To achieve a) it isn't enough to just extract comments (handcrafted or not) or generate them, both provide no new information and should be visible in the code itself (if they are not hidden by bad coding). Arnon hits the nail on the head here. There might be some use for diagrams showing the call or object hierarchies but I don't have much experience there so don't know.

    b) is impossible in the general case (at least without true artificial intelligence). One could argue that is what is done with the POD-pages, but there you need to write the docs all by yourself, the only difference to separate documentation is that with POD the information is closer to the code.

    Btw, I don't see refactoring as a substitute for documentation. No code is that readable that a comment can't tell you faster whether or what part of that code you need to read.

      No code is that readable that a comment can't tell you faster whether or what part of that code you need to read.

      Comments lie. Even good tests rarely catch incorrect comments.

        Depends on the viewpoint. It could be argued that the code is the one lying. ;-)

        That is especially true for interface definitions. Discrepancies here are usually viewed as bugs, not as faulty documentation. Why should this be different for internal documentation? It is the interface to other programmers and should be correct

        In situations where the software has to be finished yesterday, documentation is secondary. But when you've got the time to document, you have a choice. If you care for your documentation, then the documentation shows your intent. And the code that doesn't do what is intended is buggy. Naturally out of date comments can't be avoided entirely, but it is the importance that you give their correctness that makes them valuable or noise

        The problem with this is in in projects with more than one programmer. One who doesn't take the comments serious is enough to destroy the effort of the rest.

        Stopping with my sermon now. Just let me add that I update the comments in my projects meticuosly as I have a bad memory and depend on their correctness. But I don't comment much in the code, I put the comments at the beginning of subs and methods to detail their tasks and their parameters.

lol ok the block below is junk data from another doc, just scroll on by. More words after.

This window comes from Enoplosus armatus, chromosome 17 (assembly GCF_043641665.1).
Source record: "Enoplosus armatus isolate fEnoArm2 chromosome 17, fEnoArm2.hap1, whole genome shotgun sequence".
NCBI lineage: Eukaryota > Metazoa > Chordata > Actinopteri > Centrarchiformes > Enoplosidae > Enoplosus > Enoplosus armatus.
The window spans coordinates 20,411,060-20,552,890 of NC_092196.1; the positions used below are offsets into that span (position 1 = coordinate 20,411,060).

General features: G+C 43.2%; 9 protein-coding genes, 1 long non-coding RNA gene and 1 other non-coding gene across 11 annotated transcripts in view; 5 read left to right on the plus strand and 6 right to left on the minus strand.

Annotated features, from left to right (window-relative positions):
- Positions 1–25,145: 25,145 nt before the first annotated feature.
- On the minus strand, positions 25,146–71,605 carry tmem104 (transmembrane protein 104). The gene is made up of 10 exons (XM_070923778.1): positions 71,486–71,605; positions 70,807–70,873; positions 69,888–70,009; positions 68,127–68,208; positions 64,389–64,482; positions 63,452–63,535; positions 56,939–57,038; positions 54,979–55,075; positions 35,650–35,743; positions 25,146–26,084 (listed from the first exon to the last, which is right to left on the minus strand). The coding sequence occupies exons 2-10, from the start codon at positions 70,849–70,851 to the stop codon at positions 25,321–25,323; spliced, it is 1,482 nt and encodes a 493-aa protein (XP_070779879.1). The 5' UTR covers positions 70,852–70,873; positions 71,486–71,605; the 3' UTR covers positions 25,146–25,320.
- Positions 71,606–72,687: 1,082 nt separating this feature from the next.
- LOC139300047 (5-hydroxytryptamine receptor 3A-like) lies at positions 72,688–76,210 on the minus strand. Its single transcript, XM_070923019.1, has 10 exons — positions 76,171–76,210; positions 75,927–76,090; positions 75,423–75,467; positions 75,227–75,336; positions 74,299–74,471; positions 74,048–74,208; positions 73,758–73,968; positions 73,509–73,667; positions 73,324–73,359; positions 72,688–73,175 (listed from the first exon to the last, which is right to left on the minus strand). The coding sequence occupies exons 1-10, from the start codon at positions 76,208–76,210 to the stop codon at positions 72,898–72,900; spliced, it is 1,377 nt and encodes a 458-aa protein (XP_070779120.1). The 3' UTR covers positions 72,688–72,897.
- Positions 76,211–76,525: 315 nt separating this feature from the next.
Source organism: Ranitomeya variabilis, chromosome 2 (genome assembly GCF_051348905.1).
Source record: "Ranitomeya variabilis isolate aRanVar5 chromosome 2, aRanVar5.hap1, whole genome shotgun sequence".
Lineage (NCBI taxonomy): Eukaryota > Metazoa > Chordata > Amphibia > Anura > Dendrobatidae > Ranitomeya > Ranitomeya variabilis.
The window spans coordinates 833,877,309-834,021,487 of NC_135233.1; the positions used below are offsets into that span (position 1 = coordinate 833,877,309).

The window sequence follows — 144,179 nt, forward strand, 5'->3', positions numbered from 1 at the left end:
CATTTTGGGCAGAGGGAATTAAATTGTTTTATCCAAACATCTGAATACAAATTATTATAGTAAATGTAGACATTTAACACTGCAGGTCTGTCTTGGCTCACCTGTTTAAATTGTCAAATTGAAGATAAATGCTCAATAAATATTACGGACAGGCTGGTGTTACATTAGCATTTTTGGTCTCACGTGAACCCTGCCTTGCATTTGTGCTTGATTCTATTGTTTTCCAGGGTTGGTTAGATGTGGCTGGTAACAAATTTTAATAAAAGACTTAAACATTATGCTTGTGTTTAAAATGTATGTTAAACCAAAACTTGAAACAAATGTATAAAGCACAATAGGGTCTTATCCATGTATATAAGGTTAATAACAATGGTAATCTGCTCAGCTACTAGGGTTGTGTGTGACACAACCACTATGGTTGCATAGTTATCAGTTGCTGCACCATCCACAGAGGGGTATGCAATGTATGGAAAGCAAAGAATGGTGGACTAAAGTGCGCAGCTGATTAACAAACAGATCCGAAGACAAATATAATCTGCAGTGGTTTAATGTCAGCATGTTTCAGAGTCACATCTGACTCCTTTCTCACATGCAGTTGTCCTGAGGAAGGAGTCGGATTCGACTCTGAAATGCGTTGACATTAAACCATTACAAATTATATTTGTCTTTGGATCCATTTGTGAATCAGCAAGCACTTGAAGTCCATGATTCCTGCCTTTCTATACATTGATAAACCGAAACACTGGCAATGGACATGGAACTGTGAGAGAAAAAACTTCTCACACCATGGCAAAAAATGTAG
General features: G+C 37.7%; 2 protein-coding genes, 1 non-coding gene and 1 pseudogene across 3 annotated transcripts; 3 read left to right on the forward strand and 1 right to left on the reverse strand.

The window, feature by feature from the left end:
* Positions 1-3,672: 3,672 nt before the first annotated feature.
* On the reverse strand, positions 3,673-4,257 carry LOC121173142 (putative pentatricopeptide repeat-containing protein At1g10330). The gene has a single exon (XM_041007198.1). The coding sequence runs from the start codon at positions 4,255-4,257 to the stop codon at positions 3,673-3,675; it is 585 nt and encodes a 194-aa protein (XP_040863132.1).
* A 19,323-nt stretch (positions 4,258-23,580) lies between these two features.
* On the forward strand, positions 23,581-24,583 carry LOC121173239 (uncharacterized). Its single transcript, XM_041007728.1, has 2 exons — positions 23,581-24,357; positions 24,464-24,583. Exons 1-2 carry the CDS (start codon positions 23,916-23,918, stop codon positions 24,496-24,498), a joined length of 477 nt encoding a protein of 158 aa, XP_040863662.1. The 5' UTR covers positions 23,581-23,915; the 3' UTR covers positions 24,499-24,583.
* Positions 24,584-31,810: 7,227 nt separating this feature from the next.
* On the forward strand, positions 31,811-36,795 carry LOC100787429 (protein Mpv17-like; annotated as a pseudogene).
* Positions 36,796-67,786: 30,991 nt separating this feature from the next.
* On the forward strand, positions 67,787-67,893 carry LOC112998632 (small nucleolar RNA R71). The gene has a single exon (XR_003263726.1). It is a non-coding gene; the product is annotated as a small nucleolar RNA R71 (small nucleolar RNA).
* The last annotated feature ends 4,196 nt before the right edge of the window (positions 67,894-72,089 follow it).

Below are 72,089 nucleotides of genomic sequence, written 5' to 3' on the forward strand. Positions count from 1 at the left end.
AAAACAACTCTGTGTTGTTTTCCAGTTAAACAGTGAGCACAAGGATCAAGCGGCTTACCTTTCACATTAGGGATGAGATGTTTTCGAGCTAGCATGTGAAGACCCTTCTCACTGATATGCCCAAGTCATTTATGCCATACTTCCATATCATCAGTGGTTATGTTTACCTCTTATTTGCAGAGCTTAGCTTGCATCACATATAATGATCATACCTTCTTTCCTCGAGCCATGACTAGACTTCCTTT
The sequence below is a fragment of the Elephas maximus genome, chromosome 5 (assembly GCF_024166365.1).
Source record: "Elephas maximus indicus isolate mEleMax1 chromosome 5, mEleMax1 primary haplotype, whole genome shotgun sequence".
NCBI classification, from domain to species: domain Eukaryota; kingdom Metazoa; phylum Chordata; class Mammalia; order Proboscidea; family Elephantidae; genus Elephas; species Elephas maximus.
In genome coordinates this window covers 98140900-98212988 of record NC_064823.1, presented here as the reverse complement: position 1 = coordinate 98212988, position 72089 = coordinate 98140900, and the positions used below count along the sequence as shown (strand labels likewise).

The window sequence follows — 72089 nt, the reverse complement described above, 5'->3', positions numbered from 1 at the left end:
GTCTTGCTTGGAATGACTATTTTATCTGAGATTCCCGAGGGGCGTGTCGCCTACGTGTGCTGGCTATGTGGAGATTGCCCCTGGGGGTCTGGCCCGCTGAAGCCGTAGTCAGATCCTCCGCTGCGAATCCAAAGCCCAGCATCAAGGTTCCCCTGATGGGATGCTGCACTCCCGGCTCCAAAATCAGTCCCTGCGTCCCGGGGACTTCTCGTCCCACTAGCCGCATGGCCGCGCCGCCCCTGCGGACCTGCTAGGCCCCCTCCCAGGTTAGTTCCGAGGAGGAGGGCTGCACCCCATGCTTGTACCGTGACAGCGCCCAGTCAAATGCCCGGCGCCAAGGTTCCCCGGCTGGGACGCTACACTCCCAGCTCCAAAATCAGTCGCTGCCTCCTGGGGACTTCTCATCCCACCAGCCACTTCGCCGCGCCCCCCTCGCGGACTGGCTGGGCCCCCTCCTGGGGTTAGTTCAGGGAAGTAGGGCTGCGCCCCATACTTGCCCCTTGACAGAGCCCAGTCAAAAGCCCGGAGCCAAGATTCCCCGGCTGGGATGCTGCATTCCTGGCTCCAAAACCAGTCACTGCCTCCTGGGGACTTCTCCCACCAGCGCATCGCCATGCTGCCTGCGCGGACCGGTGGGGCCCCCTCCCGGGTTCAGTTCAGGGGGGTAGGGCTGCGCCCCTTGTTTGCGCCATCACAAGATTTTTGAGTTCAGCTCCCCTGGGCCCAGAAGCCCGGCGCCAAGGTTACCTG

Re: What is your practice for code documentation?
by eyepopslikeamosquito (Bishop) on Jun 25, 2008 at 21:19 UTC

    Chapter seven ("Documentation") of Perl Best Practices is well worth a read, no matter what language you are using, providing sound advice on separating user from technical documentation, how to subdivide your technical documentation, discursive documentation, algorithmic documentation, commenting, and more.

Re: What is your practice for code documentation?
by dragonchild (Archbishop) on Jun 25, 2008 at 18:54 UTC
    I'm running into this right now with a large optimization of DBM::Deep. As in every non-trivial piece of code, there's a lot of codesmells all over the place. I've tried doing some documentation, but it's all gone out of date very quickly.

    To me, I think the biggest key is to remove as many codesmells as possible. In doing so, the code becomes more self-evident. And, with a little reflection, that makes perfect sense. A codesmell is a place where someone goes "Why would you do that??" If you remove a codesmell, you remove a question in the reader's mind.

    That said, there are places you will always need to explain something. About 6 months ago, I started signing and dating all my comments, especially in projects where I'm the only developer. Obviously, I know I made the comment. But, as it turns out, the date on the comment has proven more useful. This is because knowing the order of the comments helps to remind me what my thinking was at that time. Since I started doing that on a $work project, I have come back to DBM::Deep where I don't have dated comments and the contrast was very stark. I feel lost without that historical context.

    If I need more than 120 characters to explain something, it's either a horrible problem with something I'm using or I screwed up somewhere. Usually, it's the latter and I need to rewrite. So, the comment gets an XXX (or TODO) on it.

    As for POD, there is very little in the way of auto-generated POD. All that stuff is written by someone, often the developer. I would love to see more non-developer-written POD as that documentation tends to be of higher quality. (This is especially true for my modules!)

    My criteria for good software:
    1. Does it work?
    2. Can someone else come in, make a change, and be reasonably certain no bugs were introduced?
Re: What is your practice for code documentation?
by Erez (Priest) on Jun 26, 2008 at 07:50 UTC

    I prefer good, well structured, clean, and cohesive code to the best comment any time. Perl, which is, to me, a language that is structured as a spoken language (assuming we would speak in routines, loops and variables), shouldn't (theoretically) be commented more than the obligatory synopsis, the API, and the overall i.e. the "man". If you have to explain anything beyond the overall things, you may need to rethink your code, not your comments.

    If your code needs a comment to be understood, it would be better to rewrite it so it's easier to understand. (Notes on Programming in C - Rob Pike)

    (Oh, and "hits the argument on the head and drives it right home"?)

    Stop saying 'script'. Stop saying 'line-noise'.
    We have nothing to lose but our metaphors.

Re: What is your practice for code documentation?
by sundialsvc4 (Abbot) on Jun 28, 2008 at 02:05 UTC

    Think about it this way:   how well does a telephone directory describe a town?

    When I am looking at the documentation for a piece of computer software, sometimes I am looking for a directory. I really do just want to know where a particular place or thing is. But... not most of the time. In fact, almost never. No.

    What I really want is:   to read the original developer's thoughts. I want to get a glimpse of her intent when she designed and then wrote that particular piece of code. Truly, the final software is very-much an expression of that, and this is something that no amount of computer-generated recyclables will tell me.